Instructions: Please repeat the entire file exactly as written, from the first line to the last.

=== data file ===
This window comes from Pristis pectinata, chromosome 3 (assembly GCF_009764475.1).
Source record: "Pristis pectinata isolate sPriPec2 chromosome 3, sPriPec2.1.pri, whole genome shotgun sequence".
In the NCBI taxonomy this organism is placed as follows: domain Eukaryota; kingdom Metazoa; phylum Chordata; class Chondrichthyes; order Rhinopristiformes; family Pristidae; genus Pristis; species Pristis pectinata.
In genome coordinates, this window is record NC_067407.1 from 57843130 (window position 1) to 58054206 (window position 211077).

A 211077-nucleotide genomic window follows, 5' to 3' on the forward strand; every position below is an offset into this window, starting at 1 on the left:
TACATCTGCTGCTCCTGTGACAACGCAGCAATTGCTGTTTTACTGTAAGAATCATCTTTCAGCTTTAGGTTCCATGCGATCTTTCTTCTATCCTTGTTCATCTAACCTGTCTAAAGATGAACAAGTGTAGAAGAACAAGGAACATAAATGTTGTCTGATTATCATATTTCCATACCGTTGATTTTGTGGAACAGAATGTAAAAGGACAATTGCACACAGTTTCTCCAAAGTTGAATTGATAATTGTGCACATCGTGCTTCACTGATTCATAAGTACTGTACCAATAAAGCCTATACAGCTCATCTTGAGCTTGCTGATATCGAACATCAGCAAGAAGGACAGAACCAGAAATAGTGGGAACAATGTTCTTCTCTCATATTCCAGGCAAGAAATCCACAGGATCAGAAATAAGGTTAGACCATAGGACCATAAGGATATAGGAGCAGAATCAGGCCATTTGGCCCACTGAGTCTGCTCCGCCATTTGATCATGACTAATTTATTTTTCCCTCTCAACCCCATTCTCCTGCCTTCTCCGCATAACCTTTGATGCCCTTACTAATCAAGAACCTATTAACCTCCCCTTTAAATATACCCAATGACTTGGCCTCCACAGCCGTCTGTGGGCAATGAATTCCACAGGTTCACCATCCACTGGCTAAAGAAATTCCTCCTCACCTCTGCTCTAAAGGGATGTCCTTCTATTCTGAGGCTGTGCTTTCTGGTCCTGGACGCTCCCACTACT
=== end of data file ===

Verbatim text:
This window comes from Pristis pectinata, chromosome 3 (assembly GCF_009764475.1).
Source record: "Pristis pectinata isolate sPriPec2 chromosome 3, sPriPec2.1.pri, whole genome shotgun sequence".
In the NCBI taxonomy this organism is placed as follows: domain Eukaryota; kingdom Metazoa; phylum Chordata; class Chondrichthyes; order Rhinopristiformes; family Pristidae; genus Pristis; species Pristis pectinata.
In genome coordinates, this window is record NC_067407.1 from 57843130 (window position 1) to 58054206 (window position 211077).

A 211077-nucleotide genomic window follows, 5' to 3' on the forward strand; every position below is an offset into this window, starting at 1 on the left:
TACATCTGCTGCTCCTGTGACAACGCAGCAATTGCTGTTTTACTGTAAGAATCATCTTTCAGCTTTAGGTTCCATGCGATCTTTCTTCTATCCTTGTTCATCTAACCTGTCTAAAGATGAACAAGTGTAGAAGAACAAGGAACATAAATGTTGTCTGATTATCATATTTCCATACCGTTGATTTTGTGGAACAGAATGTAAAAGGACAATTGCACACAGTTTCTCCAAAGTTGAATTGATAATTGTGCACATCGTGCTTCACTGATTCATAAGTACTGTACCAATAAAGCCTATACAGCTCATCTTGAGCTTGCTGATATCGAACATCAGCAAGAAGGACAGAACCAGAAATAGTGGGAACAATGTTCTTCTCTCATATTCCAGGCAAGAAATCCACAGGATCAGAAATAAGGTTAGACCATAGGACCATAAGGATATAGGAGCAGAATCAGGCCATTTGGCCCACTGAGTCTGCTCCGCCATTTGATCATGACTAATTTATTTTTCCCTCTCAACCCCATTCTCCTGCCTTCTCCGCATAACCTTTGATGCCCTTACTAATCAAGAACCTATTAACCTCCCCTTTAAATATACCCAATGACTTGGCCTCCACAGCCGTCTGTGGGCAATGAATTCCACAGGTTCACCATCCACTGGCTAAAGAAATTCCTCCTCACCTCTGCTCTAAAGGGATGTCCTTCTATTCTGAGGCTGTGCTTTCTGGTCCTGGACGCTCCCACTACT